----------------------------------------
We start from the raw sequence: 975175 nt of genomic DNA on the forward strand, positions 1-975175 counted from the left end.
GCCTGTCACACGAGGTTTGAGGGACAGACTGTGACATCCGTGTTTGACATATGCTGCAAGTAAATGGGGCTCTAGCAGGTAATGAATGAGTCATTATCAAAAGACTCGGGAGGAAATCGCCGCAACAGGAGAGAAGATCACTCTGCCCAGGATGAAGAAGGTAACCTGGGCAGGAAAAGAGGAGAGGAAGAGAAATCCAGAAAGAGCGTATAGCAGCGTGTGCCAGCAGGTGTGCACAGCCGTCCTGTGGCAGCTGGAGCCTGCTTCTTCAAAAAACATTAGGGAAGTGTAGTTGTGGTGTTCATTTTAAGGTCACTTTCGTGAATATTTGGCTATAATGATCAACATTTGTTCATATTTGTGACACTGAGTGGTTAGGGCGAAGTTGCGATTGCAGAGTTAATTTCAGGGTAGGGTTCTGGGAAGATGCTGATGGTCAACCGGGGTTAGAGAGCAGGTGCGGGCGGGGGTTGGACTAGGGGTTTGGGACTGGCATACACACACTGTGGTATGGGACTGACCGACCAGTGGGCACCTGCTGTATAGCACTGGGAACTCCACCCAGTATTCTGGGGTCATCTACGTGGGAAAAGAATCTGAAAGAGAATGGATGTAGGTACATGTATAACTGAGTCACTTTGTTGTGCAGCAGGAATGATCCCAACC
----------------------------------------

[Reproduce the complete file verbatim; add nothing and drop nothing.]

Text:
We start from the raw sequence: 975175 nt of genomic DNA on the forward strand, positions 1-975175 counted from the left end.
GCCTGTCACACGAGGTTTGAGGGACAGACTGTGACATCCGTGTTTGACATATGCTGCAAGTAAATGGGGCTCTAGCAGGTAATGAATGAGTCATTATCAAAAGACTCGGGAGGAAATCGCCGCAACAGGAGAGAAGATCACTCTGCCCAGGATGAAGAAGGTAACCTGGGCAGGAAAAGAGGAGAGGAAGAGAAATCCAGAAAGAGCGTATAGCAGCGTGTGCCAGCAGGTGTGCACAGCCGTCCTGTGGCAGCTGGAGCCTGCTTCTTCAAAAAACATTAGGGAAGTGTAGTTGTGGTGTTCATTTTAAGGTCACTTTCGTGAATATTTGGCTATAATGATCAACATTTGTTCATATTTGTGACACTGAGTGGTTAGGGCGAAGTTGCGATTGCAGAGTTAATTTCAGGGTAGGGTTCTGGGAAGATGCTGATGGTCAACCGGGGTTAGAGAGCAGGTGCGGGCGGGGGTTGGACTAGGGGTTTGGGACTGGCATACACACACTGTGGTATGGGACTGACCGACCAGTGGGCACCTGCTGTATAGCACTGGGAACTCCACCCAGTATTCTGGGGTCATCTACGTGGGAAAAGAATCTGAAAGAGAATGGATGTAGGTACATGTATAACTGAGTCACTTTGTTGTGCAGCAGGAATGATCCCAACC